The Bangor Daily News, the biggest newspaper in the northern part of the state, had a bureau in Presque Isle run by veteran Bangor Daily News journalist, Dean Rhodes. His reporting informs us of the events of that autumn as reported by the military. It begins on October 27, shortly before 8 PM. It was a fairly clear, cold night when an air policeman patrolling the nuclear weapons storage site first saw an unidentified aircraft approaching the edge of the base at a very low level, no more than three hundred feet. It had a red light and white strobe light. At nearly the same moment, the tower made radar contact with an unknown aircraft north of the base. This was one of the the United States largest military bases. Any unannounced, unknown aircraft would be considered a threat and the entire base was put on alert, initiating a ground sweep. For the next forty minutes, the aircraft ‘explored’ the base, moving in ways that were ‘helicopter-like’ according to the news reports. Try as they might, the military personnel in pursuit could never get a fix on the aircraft before it moved quickly away. Then, after about forty minutes, it quickly departed toward Grand Falls, New Brunswick, a distance of about twelve miles. Somehow, a craft of unknown origin had successfully buzzed one of the world’s most heavily-guarded nuclear weapons storage areas and escaped without any real explanation. The Air Force would later call the craft a ‘Canadian helicopter.’ It was also referred to as a ‘black helicopter’, a motif made popular in the 1970s by conspiracy theorists. It was one of the first mentions of a black helicopter in the press to be mentioned on the east coast of the U.S.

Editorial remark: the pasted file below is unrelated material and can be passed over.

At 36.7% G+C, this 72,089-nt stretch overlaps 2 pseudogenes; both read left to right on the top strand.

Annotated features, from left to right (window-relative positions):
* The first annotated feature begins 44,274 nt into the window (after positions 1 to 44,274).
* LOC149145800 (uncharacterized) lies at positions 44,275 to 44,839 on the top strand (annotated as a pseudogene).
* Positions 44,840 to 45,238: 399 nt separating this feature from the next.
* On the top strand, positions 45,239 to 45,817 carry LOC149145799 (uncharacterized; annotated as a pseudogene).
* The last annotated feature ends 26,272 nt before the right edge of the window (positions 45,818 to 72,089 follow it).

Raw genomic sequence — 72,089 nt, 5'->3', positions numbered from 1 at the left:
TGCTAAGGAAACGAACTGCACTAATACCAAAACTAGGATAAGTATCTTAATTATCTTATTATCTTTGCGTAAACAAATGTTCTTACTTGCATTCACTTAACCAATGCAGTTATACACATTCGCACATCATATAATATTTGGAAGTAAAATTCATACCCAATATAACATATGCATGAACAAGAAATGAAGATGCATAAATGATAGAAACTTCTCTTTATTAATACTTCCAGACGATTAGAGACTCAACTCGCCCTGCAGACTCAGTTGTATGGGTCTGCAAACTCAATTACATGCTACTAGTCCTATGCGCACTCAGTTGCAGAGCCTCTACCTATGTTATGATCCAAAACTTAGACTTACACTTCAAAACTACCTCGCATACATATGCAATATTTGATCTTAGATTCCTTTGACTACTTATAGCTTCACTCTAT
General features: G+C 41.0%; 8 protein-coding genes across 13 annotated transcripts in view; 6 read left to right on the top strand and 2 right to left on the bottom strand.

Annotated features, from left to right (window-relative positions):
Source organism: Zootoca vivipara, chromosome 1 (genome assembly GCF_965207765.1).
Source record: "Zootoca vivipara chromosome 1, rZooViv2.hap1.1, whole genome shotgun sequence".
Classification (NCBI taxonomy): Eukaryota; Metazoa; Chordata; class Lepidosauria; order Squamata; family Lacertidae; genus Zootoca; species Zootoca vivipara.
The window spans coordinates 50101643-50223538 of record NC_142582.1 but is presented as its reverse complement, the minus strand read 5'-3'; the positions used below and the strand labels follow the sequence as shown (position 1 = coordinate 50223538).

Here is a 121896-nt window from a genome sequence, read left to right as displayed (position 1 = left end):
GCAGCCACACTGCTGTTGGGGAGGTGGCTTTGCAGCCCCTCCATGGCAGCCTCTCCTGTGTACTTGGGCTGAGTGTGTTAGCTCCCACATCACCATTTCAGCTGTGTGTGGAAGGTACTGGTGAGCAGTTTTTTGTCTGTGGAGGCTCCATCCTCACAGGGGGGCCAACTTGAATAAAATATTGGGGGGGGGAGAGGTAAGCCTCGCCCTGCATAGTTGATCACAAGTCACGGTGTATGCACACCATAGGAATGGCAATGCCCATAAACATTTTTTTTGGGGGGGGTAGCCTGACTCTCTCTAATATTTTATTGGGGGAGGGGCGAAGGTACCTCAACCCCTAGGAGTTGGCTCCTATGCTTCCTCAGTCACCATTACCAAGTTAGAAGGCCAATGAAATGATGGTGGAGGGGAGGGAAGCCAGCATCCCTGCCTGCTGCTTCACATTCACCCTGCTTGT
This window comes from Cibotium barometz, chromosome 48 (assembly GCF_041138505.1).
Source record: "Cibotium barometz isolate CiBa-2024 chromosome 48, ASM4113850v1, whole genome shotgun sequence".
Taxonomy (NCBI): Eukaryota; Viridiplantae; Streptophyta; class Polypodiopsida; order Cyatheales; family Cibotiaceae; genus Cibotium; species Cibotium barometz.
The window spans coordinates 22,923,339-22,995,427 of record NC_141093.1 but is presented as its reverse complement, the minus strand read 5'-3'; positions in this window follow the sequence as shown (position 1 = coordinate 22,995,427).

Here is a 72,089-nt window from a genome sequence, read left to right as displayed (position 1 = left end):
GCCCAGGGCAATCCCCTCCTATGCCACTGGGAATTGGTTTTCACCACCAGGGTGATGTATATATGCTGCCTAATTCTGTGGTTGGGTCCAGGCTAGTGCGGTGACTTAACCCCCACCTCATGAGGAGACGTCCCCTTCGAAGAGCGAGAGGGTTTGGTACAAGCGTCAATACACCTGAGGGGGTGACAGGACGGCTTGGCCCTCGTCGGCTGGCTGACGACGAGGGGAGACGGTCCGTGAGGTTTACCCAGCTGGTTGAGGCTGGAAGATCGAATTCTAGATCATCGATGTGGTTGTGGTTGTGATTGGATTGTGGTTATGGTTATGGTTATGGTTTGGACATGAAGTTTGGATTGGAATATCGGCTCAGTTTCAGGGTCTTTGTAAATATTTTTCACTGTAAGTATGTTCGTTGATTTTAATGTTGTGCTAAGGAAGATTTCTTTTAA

That was the end of the first visit. What happened next has only recently come to light and deserves to be added to the few sources of information to surface from these events. Captain Michael Wallace was a pilot and Aircraft Commander of a KC-135 assigned to the 407 Refueling Squadron assigned to Loring AFB. In a video that he posted on Youtube in the interest of disclosure, he outlines his memories of what happened at the base on the night of the second visitation.